Advances in service robotics, 3-D printing and logistics will allow companies to operate economically at smaller scale, increasing local production and local jobs. That, in turn, will set individuals free from longstanding constraints to live and work in cities and trigger investment in exurban areas. At the same time, automation of many tasks could enable a much greater availability of goods, services, education and health care in communities far from city centers. For many middle-class families, the lure of space at lower cost with many of the amenities of urban life will be irresistible.

Some cities will continue to grow, but migration out of cities will surge, particularly to exurbs 50 miles or more from a city center—giving rise to new micro economies where people live, work and play. By 2025, the U.S. exurban population could outstrip the urban center population. This migration already has begun: Six million Americans moved out of city centers in the past decade, according to U.S. Census Bureau data. Although some center-city population levels have held steady or even risen, their share of the population has been dropping since 1990, while the exurbs’ share has been rising.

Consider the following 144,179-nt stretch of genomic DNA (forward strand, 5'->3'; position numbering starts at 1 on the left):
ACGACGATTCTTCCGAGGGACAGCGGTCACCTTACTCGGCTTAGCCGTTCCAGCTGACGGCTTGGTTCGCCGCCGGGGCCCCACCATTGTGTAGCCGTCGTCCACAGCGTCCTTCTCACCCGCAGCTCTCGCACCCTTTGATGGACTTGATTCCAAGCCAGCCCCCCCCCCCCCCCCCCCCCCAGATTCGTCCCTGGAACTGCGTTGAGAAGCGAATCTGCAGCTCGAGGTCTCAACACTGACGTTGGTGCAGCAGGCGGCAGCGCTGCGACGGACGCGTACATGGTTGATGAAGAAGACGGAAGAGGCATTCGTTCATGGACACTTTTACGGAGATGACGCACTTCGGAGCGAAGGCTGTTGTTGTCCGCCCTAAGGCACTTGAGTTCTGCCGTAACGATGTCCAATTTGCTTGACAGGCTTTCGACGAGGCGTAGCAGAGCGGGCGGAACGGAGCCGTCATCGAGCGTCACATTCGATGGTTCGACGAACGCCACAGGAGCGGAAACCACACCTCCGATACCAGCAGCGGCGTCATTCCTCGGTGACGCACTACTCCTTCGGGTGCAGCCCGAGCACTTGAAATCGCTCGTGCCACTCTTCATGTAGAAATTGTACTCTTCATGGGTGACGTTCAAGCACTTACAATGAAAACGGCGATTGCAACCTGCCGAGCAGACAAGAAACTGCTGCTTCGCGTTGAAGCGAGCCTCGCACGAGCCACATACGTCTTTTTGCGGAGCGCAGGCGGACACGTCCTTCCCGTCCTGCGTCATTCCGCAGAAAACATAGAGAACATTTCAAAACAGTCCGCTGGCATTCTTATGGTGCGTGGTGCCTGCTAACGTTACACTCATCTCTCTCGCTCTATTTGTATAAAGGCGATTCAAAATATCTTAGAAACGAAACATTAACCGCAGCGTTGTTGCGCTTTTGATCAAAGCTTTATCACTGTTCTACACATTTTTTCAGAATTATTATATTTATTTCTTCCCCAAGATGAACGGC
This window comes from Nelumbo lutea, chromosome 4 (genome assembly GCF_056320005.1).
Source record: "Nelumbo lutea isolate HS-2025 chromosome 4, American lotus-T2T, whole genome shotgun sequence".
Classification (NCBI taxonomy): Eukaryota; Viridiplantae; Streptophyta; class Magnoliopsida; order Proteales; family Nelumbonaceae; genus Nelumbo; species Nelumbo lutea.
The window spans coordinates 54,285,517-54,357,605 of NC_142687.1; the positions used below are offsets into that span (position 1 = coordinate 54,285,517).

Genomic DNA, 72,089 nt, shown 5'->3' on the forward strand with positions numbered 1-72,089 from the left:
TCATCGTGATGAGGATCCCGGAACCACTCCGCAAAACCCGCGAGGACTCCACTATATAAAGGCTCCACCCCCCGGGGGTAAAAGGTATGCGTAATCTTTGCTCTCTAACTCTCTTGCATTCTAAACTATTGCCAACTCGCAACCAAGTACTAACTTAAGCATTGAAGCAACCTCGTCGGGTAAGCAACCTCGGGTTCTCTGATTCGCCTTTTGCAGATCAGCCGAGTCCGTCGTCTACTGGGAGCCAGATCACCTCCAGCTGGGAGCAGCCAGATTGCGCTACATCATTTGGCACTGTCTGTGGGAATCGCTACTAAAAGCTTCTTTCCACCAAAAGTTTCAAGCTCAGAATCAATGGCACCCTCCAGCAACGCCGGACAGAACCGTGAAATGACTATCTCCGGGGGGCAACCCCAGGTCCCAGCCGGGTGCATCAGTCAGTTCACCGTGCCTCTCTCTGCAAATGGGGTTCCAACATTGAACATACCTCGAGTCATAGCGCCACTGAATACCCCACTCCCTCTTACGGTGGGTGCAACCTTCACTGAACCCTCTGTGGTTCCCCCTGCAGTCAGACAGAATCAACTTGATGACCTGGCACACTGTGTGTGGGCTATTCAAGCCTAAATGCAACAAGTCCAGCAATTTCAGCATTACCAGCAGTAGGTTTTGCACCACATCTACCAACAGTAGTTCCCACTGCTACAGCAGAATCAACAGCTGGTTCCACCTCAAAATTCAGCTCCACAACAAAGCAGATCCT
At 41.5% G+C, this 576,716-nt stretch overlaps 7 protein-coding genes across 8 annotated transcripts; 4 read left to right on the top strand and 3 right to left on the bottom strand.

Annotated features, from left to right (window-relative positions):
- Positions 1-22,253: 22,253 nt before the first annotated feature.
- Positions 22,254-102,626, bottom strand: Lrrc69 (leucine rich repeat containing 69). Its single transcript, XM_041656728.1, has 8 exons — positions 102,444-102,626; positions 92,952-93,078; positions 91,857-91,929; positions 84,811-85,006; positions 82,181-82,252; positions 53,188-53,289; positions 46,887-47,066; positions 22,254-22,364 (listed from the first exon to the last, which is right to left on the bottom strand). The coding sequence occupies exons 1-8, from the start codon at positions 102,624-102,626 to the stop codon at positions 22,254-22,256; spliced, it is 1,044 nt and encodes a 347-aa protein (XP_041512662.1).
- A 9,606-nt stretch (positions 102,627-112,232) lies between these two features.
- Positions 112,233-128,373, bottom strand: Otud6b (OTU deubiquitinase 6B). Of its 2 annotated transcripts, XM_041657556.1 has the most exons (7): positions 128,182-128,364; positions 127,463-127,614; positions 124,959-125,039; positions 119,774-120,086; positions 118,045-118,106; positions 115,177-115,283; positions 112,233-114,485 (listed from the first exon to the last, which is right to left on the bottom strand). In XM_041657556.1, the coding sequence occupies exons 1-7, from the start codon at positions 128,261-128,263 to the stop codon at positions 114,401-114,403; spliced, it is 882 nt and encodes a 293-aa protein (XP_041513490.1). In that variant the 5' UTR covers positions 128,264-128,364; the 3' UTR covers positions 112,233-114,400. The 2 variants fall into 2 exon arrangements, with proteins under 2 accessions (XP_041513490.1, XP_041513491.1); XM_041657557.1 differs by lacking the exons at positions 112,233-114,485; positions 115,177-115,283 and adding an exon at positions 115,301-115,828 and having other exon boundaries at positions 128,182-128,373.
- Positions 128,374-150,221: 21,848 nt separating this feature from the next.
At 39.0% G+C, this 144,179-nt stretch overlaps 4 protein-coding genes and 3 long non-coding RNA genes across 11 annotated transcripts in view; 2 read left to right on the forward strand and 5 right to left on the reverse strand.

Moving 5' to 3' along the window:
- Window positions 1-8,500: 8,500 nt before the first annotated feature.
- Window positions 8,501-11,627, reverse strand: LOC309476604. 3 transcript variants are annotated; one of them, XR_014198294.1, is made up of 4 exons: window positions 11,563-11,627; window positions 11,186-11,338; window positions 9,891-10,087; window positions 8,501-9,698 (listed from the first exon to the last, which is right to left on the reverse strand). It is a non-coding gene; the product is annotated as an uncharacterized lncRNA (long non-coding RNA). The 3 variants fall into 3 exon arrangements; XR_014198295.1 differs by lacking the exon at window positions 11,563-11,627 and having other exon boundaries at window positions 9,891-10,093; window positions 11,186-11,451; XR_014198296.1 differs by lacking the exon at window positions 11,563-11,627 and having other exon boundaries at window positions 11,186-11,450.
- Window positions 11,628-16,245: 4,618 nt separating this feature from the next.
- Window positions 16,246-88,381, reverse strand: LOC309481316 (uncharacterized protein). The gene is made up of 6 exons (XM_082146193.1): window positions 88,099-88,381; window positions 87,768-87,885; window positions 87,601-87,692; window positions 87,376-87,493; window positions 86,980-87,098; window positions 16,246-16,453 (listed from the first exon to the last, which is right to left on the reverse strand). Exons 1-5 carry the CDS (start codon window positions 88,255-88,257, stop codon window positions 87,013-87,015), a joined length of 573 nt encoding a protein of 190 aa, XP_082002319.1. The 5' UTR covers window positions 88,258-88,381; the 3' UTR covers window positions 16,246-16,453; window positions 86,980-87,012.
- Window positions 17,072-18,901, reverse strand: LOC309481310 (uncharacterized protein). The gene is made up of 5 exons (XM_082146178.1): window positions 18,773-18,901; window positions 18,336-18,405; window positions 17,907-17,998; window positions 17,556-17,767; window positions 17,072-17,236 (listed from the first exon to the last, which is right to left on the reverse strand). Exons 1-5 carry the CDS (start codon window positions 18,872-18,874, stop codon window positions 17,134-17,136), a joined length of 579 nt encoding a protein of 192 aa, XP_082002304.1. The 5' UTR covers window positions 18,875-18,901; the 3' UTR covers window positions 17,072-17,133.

Bain analysis shows movement to the U.S. exurbs in the next 10 years could match Americans’ exodus to the suburbs in the 1950s and 1960s, which reached an annual peak of 8% of the population.

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10.Why the 8-Hour Workday Doesn’t Work

Dr. Travis Bradberry
FollowDr. Travis Bradberry
Coauthor EMOTIONAL INTELLIGENCE 2.0 & President at TalentSmart
The 8-hour workday is an outdated and ineffective approach to work. If you want to be as productive as possible, you need to let go of this relic and find a new approach.